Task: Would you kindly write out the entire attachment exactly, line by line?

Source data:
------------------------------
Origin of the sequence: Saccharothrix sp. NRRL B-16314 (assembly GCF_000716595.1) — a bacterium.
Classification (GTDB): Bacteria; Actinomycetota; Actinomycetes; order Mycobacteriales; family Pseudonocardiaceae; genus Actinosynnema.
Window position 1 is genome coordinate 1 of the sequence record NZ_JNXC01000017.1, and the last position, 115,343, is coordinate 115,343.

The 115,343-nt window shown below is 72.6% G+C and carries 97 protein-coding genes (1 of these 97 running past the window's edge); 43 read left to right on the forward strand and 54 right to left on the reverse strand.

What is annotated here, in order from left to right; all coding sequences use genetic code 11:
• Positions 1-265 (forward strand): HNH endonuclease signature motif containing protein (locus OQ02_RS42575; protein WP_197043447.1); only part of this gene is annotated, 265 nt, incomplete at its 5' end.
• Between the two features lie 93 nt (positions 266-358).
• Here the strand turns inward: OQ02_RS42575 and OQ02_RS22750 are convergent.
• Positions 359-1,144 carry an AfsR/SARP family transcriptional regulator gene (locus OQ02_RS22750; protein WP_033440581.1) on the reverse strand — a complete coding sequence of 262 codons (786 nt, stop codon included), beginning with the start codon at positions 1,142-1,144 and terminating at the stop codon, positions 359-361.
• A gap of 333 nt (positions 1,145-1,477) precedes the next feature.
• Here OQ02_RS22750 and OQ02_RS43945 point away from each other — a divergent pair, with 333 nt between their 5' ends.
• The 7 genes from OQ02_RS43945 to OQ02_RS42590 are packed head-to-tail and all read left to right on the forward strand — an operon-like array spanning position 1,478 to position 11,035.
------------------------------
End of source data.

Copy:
Origin of the sequence: Saccharothrix sp. NRRL B-16314 (assembly GCF_000716595.1) — a bacterium.
Classification (GTDB): Bacteria; Actinomycetota; Actinomycetes; order Mycobacteriales; family Pseudonocardiaceae; genus Actinosynnema.
Window position 1 is genome coordinate 1 of the sequence record NZ_JNXC01000017.1, and the last position, 115,343, is coordinate 115,343.

The 115,343-nt window shown below is 72.6% G+C and carries 97 protein-coding genes (1 of these 97 running past the window's edge); 43 read left to right on the forward strand and 54 right to left on the reverse strand.

What is annotated here, in order from left to right; all coding sequences use genetic code 11:
• Positions 1-265 (forward strand): HNH endonuclease signature motif containing protein (locus OQ02_RS42575; protein WP_197043447.1); only part of this gene is annotated, 265 nt, incomplete at its 5' end.
• Between the two features lie 93 nt (positions 266-358).
• Here the strand turns inward: OQ02_RS42575 and OQ02_RS22750 are convergent.
• Positions 359-1,144 carry an AfsR/SARP family transcriptional regulator gene (locus OQ02_RS22750; protein WP_033440581.1) on the reverse strand — a complete coding sequence of 262 codons (786 nt, stop codon included), beginning with the start codon at positions 1,142-1,144 and terminating at the stop codon, positions 359-361.
• A gap of 333 nt (positions 1,145-1,477) precedes the next feature.
• Here OQ02_RS22750 and OQ02_RS43945 point away from each other — a divergent pair, with 333 nt between their 5' ends.
• The 7 genes from OQ02_RS43945 to OQ02_RS42590 are packed head-to-tail and all read left to right on the forward strand — an operon-like array spanning position 1,478 to position 11,035.